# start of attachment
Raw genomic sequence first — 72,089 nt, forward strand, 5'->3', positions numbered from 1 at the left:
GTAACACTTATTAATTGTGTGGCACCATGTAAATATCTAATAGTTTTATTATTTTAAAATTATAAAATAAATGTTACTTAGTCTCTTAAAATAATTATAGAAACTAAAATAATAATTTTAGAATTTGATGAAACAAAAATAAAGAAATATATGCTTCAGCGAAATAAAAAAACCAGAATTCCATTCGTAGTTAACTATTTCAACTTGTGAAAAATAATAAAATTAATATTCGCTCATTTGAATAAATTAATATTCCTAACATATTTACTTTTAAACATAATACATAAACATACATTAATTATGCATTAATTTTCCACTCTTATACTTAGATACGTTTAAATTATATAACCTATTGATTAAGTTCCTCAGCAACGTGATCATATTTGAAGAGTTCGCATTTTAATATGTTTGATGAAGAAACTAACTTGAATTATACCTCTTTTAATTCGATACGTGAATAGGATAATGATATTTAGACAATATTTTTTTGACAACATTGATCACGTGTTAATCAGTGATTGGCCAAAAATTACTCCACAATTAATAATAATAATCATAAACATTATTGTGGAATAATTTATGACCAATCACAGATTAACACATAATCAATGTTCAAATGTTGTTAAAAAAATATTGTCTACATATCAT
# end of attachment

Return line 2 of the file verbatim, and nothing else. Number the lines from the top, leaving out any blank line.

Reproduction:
GTAACACTTATTAATTGTGTGGCACCATGTAAATATCTAATAGTTTTATTATTTTAAAATTATAAAATAAATGTTACTTAGTCTCTTAAAATAATTATAGAAACTAAAATAATAATTTTAGAATTTGATGAAACAAAAATAAAGAAATATATGCTTCAGCGAAATAAAAAAACCAGAATTCCATTCGTAGTTAACTATTTCAACTTGTGAAAAATAATAAAATTAATATTCGCTCATTTGAATAAATTAATATTCCTAACATATTTACTTTTAAACATAATACATAAACATACATTAATTATGCATTAATTTTCCACTCTTATACTTAGATACGTTTAAATTATATAACCTATTGATTAAGTTCCTCAGCAACGTGATCATATTTGAAGAGTTCGCATTTTAATATGTTTGATGAAGAAACTAACTTGAATTATACCTCTTTTAATTCGATACGTGAATAGGATAATGATATTTAGACAATATTTTTTTGACAACATTGATCACGTGTTAATCAGTGATTGGCCAAAAATTACTCCACAATTAATAATAATAATCATAAACATTATTGTGGAATAATTTATGACCAATCACAGATTAACACATAATCAATGTTCAAATGTTGTTAAAAAAATATTGTCTACATATCAT